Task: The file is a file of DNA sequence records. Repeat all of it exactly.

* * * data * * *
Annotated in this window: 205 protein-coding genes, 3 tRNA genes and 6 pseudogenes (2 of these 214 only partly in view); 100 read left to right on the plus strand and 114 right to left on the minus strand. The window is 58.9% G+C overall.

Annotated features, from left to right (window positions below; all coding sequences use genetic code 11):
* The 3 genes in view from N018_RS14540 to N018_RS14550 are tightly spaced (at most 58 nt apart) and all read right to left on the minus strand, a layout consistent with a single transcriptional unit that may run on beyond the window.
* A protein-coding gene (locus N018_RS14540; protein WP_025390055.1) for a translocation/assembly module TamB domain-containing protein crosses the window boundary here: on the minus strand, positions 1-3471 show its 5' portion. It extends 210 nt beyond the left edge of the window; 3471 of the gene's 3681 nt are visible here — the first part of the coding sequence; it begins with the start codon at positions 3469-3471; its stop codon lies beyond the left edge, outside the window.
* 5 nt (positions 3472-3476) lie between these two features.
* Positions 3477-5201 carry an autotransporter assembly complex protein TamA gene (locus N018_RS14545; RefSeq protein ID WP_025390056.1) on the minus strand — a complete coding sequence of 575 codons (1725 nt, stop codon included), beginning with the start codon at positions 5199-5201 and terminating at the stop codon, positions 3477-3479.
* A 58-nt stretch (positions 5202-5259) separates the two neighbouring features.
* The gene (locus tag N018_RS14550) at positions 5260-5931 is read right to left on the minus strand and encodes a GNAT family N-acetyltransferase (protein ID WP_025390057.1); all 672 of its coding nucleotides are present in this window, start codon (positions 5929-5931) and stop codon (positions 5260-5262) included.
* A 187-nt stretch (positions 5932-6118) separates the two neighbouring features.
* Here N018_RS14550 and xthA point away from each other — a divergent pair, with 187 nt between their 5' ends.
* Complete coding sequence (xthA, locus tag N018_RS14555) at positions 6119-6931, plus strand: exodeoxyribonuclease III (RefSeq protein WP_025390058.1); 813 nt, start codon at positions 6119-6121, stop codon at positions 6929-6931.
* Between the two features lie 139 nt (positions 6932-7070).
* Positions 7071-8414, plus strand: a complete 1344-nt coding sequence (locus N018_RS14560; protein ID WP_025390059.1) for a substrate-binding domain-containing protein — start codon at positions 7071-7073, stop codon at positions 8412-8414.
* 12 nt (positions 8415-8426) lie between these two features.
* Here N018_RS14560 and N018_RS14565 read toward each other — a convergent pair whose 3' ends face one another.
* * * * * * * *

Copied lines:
Annotated in this window: 205 protein-coding genes, 3 tRNA genes and 6 pseudogenes (2 of these 214 only partly in view); 100 read left to right on the plus strand and 114 right to left on the minus strand. The window is 58.9% G+C overall.

Annotated features, from left to right (window positions below; all coding sequences use genetic code 11):
* The 3 genes in view from N018_RS14540 to N018_RS14550 are tightly spaced (at most 58 nt apart) and all read right to left on the minus strand, a layout consistent with a single transcriptional unit that may run on beyond the window.
* A protein-coding gene (locus N018_RS14540; protein WP_025390055.1) for a translocation/assembly module TamB domain-containing protein crosses the window boundary here: on the minus strand, positions 1-3471 show its 5' portion. It extends 210 nt beyond the left edge of the window; 3471 of the gene's 3681 nt are visible here — the first part of the coding sequence; it begins with the start codon at positions 3469-3471; its stop codon lies beyond the left edge, outside the window.
* 5 nt (positions 3472-3476) lie between these two features.
* Positions 3477-5201 carry an autotransporter assembly complex protein TamA gene (locus N018_RS14545; RefSeq protein ID WP_025390056.1) on the minus strand — a complete coding sequence of 575 codons (1725 nt, stop codon included), beginning with the start codon at positions 5199-5201 and terminating at the stop codon, positions 3477-3479.
* A 58-nt stretch (positions 5202-5259) separates the two neighbouring features.
* The gene (locus tag N018_RS14550) at positions 5260-5931 is read right to left on the minus strand and encodes a GNAT family N-acetyltransferase (protein ID WP_025390057.1); all 672 of its coding nucleotides are present in this window, start codon (positions 5929-5931) and stop codon (positions 5260-5262) included.
* A 187-nt stretch (positions 5932-6118) separates the two neighbouring features.
* Here N018_RS14550 and xthA point away from each other — a divergent pair, with 187 nt between their 5' ends.
* Complete coding sequence (xthA, locus tag N018_RS14555) at positions 6119-6931, plus strand: exodeoxyribonuclease III (RefSeq protein WP_025390058.1); 813 nt, start codon at positions 6119-6121, stop codon at positions 6929-6931.
* Between the two features lie 139 nt (positions 6932-7070).
* Positions 7071-8414, plus strand: a complete 1344-nt coding sequence (locus N018_RS14560; protein ID WP_025390059.1) for a substrate-binding domain-containing protein — start codon at positions 7071-7073, stop codon at positions 8412-8414.
* 12 nt (positions 8415-8426) lie between these two features.
* Here N018_RS14560 and N018_RS14565 read toward each other — a convergent pair whose 3' ends face one another.